It's a modern update on the age-old dilemma: What do you do when you find a lost wallet with multiple credit cards?
But for a 27-year-old Cowra woman, the decision to utilise the "tap and go" on one of the victim's multiple credit cards has led to a 12-month conditional release order.
Rebekah Anne Rose King, of Jindalee Circuit, pleaded guilty to dishonestly obtaining financial advantage or causing financial disadvantage at Cowra Local Court last month.
Magistrate Michael O'Brien said during sentencing it was displeasing to see someone alter their criminal history for an "opportunistic" crime.
King, alongside a co-accused, purchased just over $150 worth of alcohol and cigarettes from a local bottleshop on Tuesday, February 12.
"What is disappointing is that someone is willing to put their criminal history at risk for alcohol and cigarettes," the Magistrate said.
"You wouldn't want someone to use the limited resources you have for their benefit."
The victim lost their wallet after a late morning outing to use the poker machines at the Cowra Services Club, and upon exiting at 12.30pm, realised that they didn't have their wallet.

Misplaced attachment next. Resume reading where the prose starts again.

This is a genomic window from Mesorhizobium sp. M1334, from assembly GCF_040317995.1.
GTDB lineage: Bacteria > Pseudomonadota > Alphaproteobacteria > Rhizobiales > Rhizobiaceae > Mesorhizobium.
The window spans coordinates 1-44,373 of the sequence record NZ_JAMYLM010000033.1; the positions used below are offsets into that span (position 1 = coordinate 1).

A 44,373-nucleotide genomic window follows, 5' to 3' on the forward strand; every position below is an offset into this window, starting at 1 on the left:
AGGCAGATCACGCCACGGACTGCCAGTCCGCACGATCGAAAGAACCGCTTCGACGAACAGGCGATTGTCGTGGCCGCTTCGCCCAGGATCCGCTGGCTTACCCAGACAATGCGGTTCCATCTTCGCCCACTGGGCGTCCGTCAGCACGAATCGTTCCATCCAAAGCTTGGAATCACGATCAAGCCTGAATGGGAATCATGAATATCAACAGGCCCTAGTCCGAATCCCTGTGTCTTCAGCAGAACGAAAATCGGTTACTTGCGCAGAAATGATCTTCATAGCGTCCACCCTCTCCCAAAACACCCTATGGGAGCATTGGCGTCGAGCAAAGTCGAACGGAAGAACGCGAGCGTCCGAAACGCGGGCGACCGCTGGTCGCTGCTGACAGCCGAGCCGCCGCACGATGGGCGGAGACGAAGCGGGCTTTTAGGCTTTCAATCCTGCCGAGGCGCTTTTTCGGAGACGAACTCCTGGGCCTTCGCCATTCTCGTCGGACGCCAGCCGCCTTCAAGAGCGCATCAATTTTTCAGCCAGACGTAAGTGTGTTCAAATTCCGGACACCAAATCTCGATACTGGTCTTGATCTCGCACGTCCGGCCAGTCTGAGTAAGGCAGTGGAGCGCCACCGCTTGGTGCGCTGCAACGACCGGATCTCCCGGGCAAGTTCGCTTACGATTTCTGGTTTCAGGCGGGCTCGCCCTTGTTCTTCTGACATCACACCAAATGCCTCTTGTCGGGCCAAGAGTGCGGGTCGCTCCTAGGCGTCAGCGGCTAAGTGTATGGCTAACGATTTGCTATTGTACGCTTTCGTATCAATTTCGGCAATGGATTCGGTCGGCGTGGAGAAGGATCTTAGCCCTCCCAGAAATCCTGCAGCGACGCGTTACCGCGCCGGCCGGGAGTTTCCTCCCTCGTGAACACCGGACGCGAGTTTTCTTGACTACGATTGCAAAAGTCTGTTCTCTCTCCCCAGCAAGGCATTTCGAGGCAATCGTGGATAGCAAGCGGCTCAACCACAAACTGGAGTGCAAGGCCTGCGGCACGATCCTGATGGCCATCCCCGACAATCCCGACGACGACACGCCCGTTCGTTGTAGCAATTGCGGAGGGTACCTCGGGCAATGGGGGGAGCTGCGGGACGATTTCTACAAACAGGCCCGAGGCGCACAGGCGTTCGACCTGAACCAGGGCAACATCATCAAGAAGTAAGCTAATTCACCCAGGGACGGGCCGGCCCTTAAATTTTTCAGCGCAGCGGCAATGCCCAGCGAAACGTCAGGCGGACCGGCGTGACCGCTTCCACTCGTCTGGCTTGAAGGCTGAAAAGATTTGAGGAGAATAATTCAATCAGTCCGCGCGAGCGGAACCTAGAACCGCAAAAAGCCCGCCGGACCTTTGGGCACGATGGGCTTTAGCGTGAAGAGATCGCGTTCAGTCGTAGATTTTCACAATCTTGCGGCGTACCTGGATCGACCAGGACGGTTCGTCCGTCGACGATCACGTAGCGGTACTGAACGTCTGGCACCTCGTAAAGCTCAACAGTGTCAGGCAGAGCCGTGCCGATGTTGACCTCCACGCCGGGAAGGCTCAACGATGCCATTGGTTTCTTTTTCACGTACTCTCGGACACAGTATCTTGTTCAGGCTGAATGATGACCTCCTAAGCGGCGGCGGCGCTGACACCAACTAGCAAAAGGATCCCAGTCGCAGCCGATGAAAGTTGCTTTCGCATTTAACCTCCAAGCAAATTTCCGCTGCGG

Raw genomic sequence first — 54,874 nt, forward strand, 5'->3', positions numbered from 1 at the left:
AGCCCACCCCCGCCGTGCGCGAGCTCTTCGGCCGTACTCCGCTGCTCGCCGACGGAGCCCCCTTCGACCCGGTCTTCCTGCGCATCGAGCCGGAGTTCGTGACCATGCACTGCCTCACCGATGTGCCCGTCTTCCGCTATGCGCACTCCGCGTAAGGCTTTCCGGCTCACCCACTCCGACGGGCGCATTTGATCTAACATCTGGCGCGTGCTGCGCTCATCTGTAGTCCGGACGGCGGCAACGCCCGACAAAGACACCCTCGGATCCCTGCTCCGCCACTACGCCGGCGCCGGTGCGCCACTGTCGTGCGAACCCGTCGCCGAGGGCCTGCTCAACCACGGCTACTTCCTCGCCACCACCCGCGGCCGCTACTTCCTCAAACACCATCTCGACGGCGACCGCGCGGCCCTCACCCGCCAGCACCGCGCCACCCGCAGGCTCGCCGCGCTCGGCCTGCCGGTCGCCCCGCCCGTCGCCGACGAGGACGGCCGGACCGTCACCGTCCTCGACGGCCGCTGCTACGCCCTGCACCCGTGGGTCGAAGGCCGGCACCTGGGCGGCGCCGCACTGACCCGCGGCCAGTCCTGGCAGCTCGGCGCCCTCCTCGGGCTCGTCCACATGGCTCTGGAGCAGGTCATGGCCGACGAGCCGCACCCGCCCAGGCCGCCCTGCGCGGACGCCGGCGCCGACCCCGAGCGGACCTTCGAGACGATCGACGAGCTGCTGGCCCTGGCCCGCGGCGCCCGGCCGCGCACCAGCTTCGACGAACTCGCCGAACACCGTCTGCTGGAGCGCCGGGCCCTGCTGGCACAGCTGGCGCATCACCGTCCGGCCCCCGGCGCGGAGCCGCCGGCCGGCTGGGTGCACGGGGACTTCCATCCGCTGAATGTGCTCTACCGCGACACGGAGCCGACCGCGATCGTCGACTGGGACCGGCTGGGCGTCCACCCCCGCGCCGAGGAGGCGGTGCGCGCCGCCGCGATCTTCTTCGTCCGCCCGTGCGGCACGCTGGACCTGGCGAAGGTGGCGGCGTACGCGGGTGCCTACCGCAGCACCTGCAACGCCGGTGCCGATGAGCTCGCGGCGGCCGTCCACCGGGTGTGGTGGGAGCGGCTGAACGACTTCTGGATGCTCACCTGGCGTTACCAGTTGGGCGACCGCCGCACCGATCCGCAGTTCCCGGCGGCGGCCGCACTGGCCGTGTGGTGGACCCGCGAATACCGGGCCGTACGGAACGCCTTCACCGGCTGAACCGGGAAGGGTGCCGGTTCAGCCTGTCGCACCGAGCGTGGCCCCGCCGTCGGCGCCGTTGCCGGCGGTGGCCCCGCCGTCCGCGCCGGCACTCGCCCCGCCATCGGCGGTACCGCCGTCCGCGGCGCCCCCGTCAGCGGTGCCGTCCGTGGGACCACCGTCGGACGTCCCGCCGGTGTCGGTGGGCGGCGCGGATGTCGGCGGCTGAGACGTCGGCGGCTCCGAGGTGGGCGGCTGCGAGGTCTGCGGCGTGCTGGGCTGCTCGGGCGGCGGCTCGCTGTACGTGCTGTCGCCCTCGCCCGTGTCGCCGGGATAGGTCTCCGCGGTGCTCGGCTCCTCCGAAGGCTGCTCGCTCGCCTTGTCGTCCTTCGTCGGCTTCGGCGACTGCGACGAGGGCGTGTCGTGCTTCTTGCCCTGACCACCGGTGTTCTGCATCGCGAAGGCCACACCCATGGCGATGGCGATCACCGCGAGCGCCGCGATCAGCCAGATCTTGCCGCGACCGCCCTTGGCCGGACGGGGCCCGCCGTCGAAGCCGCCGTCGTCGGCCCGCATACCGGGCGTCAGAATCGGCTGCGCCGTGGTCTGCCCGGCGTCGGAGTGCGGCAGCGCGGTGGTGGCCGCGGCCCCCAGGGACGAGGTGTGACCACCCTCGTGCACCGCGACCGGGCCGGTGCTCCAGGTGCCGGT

When going back into the club's gaming areas, they had no luck retrieving it, so subsequently went to cancel their cards - of which there were three active.
When cancelling the black Capital One card, bank employees revealed to the victim that money had been spent at the bottleshop.
After going to the police, CCTV footage from the bottleshop was retrieved that showed King purchasing a 10 pack of Jim Beam cans, while the co-accused also had a six pack of Victoria Bitter on hand.
After trying to use "tap and go" with the cancelled Commonwealth bank cards, the co-accused successfully used the Capital One card using the same method.
The co-accused then asked for a 30 pack of Longbeach Cigrarettes, while both King and the co-accused asked for a 700mL bottle of Jim Beam bourbon, which was sitting under the counter, with the purchase again being successful.
The wallet and its contents have not been found, with King asked to pay $75.75 (approximately half of the amount spent) in addition to her CRO.
"It's a great pity that people do not stop to think of the consequences of their behaviour," the Magistrate observed.